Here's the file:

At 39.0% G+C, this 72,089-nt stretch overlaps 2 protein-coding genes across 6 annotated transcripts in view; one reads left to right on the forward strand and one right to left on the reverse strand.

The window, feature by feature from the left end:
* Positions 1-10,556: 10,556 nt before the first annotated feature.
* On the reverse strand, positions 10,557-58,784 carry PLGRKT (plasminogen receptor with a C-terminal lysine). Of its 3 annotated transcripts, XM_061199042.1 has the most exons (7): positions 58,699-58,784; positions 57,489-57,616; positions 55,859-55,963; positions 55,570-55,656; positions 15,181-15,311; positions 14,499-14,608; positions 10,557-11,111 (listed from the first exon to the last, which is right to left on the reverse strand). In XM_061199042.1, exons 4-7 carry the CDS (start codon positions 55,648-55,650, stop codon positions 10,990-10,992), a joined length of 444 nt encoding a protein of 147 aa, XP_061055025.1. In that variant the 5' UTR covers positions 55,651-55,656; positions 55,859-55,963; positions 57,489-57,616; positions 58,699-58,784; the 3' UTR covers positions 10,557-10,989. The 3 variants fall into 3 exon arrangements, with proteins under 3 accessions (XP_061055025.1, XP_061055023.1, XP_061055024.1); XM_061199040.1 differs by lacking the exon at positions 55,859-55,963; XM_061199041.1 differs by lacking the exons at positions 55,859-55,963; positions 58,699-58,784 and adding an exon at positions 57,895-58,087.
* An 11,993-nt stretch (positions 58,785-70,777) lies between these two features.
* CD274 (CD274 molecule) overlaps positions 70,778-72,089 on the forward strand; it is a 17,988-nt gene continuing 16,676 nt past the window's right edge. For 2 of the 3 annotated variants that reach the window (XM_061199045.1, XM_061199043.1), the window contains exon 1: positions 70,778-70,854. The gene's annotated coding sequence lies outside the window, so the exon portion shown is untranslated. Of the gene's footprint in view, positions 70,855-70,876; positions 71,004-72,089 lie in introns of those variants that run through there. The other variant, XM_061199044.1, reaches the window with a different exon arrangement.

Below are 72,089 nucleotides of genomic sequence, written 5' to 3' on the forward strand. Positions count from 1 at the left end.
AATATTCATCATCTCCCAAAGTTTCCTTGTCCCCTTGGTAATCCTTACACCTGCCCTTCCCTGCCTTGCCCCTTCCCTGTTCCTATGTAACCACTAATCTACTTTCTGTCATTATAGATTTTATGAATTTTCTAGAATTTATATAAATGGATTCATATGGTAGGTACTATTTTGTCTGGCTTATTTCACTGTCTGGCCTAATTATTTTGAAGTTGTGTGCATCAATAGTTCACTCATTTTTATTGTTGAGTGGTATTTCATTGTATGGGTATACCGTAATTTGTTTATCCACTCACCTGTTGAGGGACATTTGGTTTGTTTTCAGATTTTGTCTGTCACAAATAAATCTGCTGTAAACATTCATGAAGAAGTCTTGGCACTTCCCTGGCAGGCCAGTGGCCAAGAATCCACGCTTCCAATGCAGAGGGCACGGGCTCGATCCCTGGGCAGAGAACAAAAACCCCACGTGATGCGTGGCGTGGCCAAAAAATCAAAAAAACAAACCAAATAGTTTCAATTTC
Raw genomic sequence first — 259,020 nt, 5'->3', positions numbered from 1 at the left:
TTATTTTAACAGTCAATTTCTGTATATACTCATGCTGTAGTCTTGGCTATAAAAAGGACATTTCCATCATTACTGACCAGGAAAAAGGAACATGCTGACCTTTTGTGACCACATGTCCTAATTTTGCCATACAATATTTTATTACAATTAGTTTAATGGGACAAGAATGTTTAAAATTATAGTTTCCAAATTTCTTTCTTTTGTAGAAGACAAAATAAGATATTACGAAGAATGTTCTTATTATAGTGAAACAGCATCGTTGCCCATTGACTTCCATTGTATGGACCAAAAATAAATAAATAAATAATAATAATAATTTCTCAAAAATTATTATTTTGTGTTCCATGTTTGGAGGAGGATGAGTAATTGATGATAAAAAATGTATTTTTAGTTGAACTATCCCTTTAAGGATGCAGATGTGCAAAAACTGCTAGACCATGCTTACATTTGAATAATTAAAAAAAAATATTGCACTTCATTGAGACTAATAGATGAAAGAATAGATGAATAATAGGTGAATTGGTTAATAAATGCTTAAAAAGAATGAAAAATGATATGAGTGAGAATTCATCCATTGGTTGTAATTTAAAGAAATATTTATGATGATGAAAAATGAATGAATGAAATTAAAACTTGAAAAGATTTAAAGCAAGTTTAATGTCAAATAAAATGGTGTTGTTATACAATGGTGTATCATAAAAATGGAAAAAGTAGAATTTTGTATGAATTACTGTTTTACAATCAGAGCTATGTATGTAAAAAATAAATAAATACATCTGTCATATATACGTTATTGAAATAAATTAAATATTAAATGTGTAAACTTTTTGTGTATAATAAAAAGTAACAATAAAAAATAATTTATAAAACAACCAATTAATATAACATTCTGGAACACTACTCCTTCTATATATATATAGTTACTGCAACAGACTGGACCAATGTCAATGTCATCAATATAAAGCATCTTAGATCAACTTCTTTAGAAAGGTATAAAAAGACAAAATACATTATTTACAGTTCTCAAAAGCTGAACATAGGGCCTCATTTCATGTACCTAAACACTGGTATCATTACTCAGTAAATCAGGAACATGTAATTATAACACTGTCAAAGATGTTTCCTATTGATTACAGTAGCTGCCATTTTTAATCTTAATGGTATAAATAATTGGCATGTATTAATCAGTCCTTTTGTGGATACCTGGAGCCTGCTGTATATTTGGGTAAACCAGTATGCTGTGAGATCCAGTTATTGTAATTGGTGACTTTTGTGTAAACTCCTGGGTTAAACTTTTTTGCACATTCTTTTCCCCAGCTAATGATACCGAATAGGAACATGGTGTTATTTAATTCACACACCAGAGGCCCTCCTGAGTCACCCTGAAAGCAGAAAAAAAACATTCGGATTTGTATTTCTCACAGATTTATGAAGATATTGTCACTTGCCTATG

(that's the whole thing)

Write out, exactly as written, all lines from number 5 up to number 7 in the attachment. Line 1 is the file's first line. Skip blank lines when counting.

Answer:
* An 11,993-nt stretch (positions 58,785-70,777) lies between these two features.
* CD274 (CD274 molecule) overlaps positions 70,778-72,089 on the forward strand; it is a 17,988-nt gene continuing 16,676 nt past the window's right edge. For 2 of the 3 annotated variants that reach the window (XM_061199045.1, XM_061199043.1), the window contains exon 1: positions 70,778-70,854. The gene's annotated coding sequence lies outside the window, so the exon portion shown is untranslated. Of the gene's footprint in view, positions 70,855-70,876; positions 71,004-72,089 lie in introns of those variants that run through there. The other variant, XM_061199044.1, reaches the window with a different exon arrangement.

Below are 72,089 nucleotides of genomic sequence, written 5' to 3' on the forward strand. Positions count from 1 at the left end.